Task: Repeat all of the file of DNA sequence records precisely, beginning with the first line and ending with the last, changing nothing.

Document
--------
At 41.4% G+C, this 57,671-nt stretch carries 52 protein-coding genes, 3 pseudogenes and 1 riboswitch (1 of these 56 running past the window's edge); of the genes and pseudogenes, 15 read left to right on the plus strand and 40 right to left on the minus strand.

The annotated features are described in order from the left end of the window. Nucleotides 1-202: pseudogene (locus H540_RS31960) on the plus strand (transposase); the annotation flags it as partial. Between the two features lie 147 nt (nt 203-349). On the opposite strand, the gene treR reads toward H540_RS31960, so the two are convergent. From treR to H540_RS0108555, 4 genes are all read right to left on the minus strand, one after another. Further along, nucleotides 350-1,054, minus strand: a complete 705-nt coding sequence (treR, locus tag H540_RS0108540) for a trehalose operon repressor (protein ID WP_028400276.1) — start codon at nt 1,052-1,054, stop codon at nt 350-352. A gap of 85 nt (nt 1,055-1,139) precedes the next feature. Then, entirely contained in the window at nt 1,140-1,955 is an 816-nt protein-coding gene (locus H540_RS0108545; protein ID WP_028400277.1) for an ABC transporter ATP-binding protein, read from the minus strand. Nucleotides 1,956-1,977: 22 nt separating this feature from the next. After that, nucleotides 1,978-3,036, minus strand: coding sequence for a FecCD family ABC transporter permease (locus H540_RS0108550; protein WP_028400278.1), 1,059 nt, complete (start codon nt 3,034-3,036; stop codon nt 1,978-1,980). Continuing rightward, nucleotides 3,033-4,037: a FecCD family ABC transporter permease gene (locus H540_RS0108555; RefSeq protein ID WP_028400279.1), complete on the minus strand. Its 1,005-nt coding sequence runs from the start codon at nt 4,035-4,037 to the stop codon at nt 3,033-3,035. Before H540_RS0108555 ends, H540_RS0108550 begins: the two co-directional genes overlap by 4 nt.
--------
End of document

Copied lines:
At 41.4% G+C, this 57,671-nt stretch carries 52 protein-coding genes, 3 pseudogenes and 1 riboswitch (1 of these 56 running past the window's edge); of the genes and pseudogenes, 15 read left to right on the plus strand and 40 right to left on the minus strand.

The annotated features are described in order from the left end of the window. Nucleotides 1-202: pseudogene (locus H540_RS31960) on the plus strand (transposase); the annotation flags it as partial. Between the two features lie 147 nt (nt 203-349). On the opposite strand, the gene treR reads toward H540_RS31960, so the two are convergent. From treR to H540_RS0108555, 4 genes are all read right to left on the minus strand, one after another. Further along, nucleotides 350-1,054, minus strand: a complete 705-nt coding sequence (treR, locus tag H540_RS0108540) for a trehalose operon repressor (protein ID WP_028400276.1) — start codon at nt 1,052-1,054, stop codon at nt 350-352. A gap of 85 nt (nt 1,055-1,139) precedes the next feature. Then, entirely contained in the window at nt 1,140-1,955 is an 816-nt protein-coding gene (locus H540_RS0108545; protein ID WP_028400277.1) for an ABC transporter ATP-binding protein, read from the minus strand. Nucleotides 1,956-1,977: 22 nt separating this feature from the next. After that, nucleotides 1,978-3,036, minus strand: coding sequence for a FecCD family ABC transporter permease (locus H540_RS0108550; protein WP_028400278.1), 1,059 nt, complete (start codon nt 3,034-3,036; stop codon nt 1,978-1,980). Continuing rightward, nucleotides 3,033-4,037: a FecCD family ABC transporter permease gene (locus H540_RS0108555; RefSeq protein ID WP_028400279.1), complete on the minus strand. Its 1,005-nt coding sequence runs from the start codon at nt 4,035-4,037 to the stop codon at nt 3,033-3,035. Before H540_RS0108555 ends, H540_RS0108550 begins: the two co-directional genes overlap by 4 nt.